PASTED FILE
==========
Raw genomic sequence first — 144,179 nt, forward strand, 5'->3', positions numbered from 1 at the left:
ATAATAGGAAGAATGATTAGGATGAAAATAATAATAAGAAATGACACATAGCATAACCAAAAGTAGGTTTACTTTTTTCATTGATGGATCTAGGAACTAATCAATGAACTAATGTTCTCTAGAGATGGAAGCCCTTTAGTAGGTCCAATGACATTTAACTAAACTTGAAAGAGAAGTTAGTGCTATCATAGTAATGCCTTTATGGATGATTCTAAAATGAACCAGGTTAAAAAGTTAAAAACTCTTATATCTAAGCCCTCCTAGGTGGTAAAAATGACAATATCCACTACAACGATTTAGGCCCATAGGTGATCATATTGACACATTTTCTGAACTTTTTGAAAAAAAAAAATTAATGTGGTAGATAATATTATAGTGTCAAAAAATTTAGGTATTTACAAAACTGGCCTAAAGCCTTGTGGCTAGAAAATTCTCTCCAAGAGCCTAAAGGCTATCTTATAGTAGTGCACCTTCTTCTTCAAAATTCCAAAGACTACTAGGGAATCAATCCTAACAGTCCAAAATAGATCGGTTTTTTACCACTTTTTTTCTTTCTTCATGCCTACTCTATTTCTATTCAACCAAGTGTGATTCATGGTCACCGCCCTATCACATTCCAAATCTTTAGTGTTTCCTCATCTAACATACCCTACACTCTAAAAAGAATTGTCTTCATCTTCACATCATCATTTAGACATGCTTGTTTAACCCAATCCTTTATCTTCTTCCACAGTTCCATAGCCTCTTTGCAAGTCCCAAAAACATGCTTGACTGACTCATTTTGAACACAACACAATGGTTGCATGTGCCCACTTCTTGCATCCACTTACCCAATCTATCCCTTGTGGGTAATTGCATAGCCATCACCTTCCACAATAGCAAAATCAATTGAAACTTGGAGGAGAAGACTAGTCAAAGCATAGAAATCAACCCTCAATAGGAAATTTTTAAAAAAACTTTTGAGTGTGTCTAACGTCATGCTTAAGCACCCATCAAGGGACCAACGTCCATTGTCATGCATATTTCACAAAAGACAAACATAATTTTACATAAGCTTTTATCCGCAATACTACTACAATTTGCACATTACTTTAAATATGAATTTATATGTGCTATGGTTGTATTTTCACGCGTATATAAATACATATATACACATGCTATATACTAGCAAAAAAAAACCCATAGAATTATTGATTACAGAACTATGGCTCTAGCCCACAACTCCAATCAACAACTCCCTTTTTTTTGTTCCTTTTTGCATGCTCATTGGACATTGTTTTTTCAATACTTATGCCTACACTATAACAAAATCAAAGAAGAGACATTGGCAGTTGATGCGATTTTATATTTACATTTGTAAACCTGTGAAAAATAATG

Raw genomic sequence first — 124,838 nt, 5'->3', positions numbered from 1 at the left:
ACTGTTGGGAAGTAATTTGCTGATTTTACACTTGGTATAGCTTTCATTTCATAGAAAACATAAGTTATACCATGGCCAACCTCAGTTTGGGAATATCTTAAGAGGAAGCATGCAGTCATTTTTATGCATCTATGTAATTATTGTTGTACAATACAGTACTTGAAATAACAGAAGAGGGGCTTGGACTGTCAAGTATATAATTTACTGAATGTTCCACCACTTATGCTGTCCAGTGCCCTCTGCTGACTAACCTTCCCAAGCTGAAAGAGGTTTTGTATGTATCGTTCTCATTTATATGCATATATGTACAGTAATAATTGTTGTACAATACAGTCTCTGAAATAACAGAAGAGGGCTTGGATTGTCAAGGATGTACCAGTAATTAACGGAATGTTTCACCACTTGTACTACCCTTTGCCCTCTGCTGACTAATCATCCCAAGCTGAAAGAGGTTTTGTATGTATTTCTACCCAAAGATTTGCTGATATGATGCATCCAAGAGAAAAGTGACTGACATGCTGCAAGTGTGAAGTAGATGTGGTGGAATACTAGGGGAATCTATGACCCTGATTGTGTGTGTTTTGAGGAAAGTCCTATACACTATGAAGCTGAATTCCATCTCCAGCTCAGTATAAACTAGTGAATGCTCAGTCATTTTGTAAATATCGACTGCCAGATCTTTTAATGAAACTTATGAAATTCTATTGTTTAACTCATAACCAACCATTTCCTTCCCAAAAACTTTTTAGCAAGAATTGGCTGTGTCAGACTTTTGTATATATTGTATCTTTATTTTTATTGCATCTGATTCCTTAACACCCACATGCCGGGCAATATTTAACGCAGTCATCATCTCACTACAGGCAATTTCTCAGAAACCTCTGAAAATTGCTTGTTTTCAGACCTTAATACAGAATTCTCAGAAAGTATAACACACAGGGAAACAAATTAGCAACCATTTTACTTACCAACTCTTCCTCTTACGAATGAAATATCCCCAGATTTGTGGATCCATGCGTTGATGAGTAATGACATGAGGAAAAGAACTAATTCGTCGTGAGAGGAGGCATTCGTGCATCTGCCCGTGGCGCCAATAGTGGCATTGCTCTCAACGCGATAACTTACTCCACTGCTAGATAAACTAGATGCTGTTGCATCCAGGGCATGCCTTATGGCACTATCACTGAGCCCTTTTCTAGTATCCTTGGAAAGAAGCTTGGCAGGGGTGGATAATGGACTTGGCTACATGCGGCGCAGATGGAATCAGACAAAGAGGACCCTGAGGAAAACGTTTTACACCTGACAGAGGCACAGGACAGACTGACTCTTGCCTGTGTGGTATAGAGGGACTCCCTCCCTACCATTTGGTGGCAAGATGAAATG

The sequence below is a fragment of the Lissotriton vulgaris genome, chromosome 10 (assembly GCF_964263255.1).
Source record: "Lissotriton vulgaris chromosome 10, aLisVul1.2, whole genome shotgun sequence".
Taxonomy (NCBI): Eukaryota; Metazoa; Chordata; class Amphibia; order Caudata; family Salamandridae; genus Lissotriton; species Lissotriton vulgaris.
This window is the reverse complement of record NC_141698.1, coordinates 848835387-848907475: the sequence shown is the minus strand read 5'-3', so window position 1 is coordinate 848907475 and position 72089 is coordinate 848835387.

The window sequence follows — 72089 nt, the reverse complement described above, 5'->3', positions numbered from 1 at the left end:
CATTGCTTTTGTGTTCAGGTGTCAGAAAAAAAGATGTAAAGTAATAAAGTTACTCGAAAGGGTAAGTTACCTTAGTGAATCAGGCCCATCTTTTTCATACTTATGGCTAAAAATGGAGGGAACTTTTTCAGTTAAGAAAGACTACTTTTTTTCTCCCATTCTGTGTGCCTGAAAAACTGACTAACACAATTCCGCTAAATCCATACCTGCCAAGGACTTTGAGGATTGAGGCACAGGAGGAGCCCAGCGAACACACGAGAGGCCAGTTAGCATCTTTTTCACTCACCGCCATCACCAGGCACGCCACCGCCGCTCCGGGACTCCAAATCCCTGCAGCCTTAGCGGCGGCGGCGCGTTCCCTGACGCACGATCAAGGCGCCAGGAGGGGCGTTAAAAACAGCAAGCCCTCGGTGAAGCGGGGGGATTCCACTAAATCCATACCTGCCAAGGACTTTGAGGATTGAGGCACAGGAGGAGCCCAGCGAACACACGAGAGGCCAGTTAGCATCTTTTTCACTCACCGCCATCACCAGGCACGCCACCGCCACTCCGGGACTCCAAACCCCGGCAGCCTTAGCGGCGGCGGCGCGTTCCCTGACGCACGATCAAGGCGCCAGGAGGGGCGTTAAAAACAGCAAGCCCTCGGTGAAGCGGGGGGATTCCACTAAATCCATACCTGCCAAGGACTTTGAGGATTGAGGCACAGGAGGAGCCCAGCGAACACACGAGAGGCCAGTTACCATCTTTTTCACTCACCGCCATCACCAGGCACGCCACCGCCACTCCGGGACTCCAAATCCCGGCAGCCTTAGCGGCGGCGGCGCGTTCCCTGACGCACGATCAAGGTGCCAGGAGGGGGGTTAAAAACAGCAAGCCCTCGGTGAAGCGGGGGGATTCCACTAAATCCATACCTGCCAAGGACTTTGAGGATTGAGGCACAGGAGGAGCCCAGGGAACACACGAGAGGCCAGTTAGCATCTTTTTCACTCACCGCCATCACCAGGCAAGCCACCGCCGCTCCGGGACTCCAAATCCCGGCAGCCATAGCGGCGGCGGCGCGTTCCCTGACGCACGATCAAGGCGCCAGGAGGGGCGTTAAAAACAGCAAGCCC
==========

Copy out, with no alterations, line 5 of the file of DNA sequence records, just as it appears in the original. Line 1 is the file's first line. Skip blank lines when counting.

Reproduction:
The sequence below is a fragment of the Lissotriton vulgaris genome, chromosome 10 (assembly GCF_964263255.1).